Start Date

2020 12:00 AM

Abstract

The large-scale urbanization of the global population has created convoluted and often inefficient food supply chains, where food is brought from rural areas across the world into cities. These food supply chains are vulnerable to shocks and stresses, as seen with the COVID-19 pandemic. These stresses are only expected to increase with the effects of climate change. Farmers are being pressured to grow more food for a growing global population whilst conserving natural resources. Thus, there has been increased effort to promote local agriculture to build food self-sufficiency in cities. However, the sustainability of different scales of local agriculture, such as urban versus regional production, is unclear. This study evaluates different types of local food production in Georgia, USA by examining yields, resource use, material use, and transport distances to final sale for tomato production. Organically managed urban (n=1), peri-urban (n=3), and rural farms (n=3), as well as conventional, rural farms (n=2), were compared to understand how farm scale, distance of the farm to the consumer, and management practices influence resource and material use. Yields varied between and within the organic farm categories, which had both the highest yields (>7 kg m-2 on the urban and one peri-urban farm) and the lowest yields (<2 kg m-2 on other peri-urban farms). The rural, conventional farm category had the highest average yields (6 kg m-2) after the urban farm. Differences in yields between organic farms appears to be linked to the amount of available labor and farmer experience. The conventional, rural farms had the lowest average energy, total Nitrogen, and plastic use per kg sellable crop, but the highest water use, packaging use, and average transport distances. The generally high resource and material use efficiency on conventional farms can be attributed to high production output and economies of scale achieved on these larger commercial farms. Some urban and peri-urban farms also showed high resource use efficiencies through the use of innovative waste cycling and material reuse strategies. It should be noted that higher resource and material use does not necessarily translate to higher environmental impacts, which will depend on the types of materials used. Thus, this study highlights an opportunity to promote the commercialization of peri-urban food production to shorten food supply chains, access labor from urban areas, and allow for waste cycling between farms and cities whilst embracing the efficiencies of larger scale production.

Keywords

urban agriculture, local agriculture, local food, organic, tomato, horticulture

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Creative Commons Attribution-Noncommercial-No Derivative Works 4.0 License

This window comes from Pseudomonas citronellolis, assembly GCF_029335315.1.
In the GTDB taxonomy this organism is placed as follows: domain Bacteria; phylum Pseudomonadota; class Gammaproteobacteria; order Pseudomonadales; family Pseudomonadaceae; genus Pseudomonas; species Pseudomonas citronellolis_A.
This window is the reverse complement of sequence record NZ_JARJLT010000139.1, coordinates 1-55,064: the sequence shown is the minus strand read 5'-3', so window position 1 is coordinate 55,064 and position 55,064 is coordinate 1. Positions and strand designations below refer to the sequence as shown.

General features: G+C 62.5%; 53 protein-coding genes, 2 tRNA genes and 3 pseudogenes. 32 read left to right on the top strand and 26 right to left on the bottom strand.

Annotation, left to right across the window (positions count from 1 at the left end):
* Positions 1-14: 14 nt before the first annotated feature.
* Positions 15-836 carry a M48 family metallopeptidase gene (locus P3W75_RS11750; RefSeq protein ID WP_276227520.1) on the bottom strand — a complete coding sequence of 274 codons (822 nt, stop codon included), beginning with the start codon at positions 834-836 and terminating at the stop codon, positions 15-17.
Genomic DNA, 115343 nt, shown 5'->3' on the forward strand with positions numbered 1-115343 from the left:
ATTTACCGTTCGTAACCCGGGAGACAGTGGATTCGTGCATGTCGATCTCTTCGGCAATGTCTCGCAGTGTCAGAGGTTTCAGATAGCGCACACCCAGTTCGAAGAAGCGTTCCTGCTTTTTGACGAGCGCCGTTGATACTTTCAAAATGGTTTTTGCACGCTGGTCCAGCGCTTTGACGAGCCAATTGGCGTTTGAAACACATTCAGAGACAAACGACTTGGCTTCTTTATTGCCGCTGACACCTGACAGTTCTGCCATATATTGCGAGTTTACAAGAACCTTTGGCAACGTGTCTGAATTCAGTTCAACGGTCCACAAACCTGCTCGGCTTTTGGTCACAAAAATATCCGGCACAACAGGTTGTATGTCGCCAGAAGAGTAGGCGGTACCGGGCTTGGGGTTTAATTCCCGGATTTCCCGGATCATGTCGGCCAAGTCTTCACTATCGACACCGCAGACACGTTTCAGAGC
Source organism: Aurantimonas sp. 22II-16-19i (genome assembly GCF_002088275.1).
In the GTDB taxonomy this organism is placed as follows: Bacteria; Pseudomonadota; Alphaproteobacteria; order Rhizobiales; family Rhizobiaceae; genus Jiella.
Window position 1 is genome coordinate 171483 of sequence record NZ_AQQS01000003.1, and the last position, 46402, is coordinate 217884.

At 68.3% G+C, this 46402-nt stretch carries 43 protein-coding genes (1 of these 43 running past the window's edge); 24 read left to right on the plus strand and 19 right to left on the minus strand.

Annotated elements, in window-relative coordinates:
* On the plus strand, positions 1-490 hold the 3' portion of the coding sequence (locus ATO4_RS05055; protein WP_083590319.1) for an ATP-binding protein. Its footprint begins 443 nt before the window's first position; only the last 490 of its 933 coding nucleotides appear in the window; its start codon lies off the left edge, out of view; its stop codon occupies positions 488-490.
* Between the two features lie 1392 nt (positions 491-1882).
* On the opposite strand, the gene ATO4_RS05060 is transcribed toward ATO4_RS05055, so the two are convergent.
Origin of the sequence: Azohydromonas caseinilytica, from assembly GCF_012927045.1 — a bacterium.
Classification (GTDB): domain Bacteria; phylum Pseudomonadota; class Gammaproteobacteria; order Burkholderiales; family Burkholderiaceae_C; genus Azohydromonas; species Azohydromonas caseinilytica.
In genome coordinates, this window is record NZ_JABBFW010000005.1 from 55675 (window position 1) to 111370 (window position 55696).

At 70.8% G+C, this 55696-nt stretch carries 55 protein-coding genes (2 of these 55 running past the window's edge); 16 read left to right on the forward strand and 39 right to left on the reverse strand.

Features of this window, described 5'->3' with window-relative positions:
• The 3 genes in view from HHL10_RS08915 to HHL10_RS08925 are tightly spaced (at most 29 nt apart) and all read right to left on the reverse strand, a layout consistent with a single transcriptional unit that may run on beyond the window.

This work is licensed under a Creative Commons Attribution-Noncommercial-No Derivative Works 4.0 License.

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Jan 1st, 12:00 AM

Comparing resource use for tomato production on urban, peri-urban and rural farms in Georgia, USA

The large-scale urbanization of the global population has created convoluted and often inefficient food supply chains, where food is brought from rural areas across the world into cities. These food supply chains are vulnerable to shocks and stresses, as seen with the COVID-19 pandemic. These stresses are only expected to increase with the effects of climate change. Farmers are being pressured to grow more food for a growing global population whilst conserving natural resources. Thus, there has been increased effort to promote local agriculture to build food self-sufficiency in cities. However, the sustainability of different scales of local agriculture, such as urban versus regional production, is unclear. This study evaluates different types of local food production in Georgia, USA by examining yields, resource use, material use, and transport distances to final sale for tomato production. Organically managed urban (n=1), peri-urban (n=3), and rural farms (n=3), as well as conventional, rural farms (n=2), were compared to understand how farm scale, distance of the farm to the consumer, and management practices influence resource and material use. Yields varied between and within the organic farm categories, which had both the highest yields (>7 kg m-2 on the urban and one peri-urban farm) and the lowest yields (<2 kg>m-2 on other peri-urban farms). The rural, conventional farm category had the highest average yields (6 kg m-2) after the urban farm. Differences in yields between organic farms appears to be linked to the amount of available labor and farmer experience. The conventional, rural farms had the lowest average energy, total Nitrogen, and plastic use per kg sellable crop, but the highest water use, packaging use, and average transport distances. The generally high resource and material use efficiency on conventional farms can be attributed to high production output and economies of scale achieved on these larger commercial farms. Some urban and peri-urban farms also showed high resource use efficiencies through the use of innovative waste cycling and material reuse strategies. It should be noted that higher resource and material use does not necessarily translate to higher environmental impacts, which will depend on the types of materials used. Thus, this study highlights an opportunity to promote the commercialization of peri-urban food production to shorten food supply chains, access labor from urban areas, and allow for waste cycling between farms and cities whilst embracing the efficiencies of larger scale production.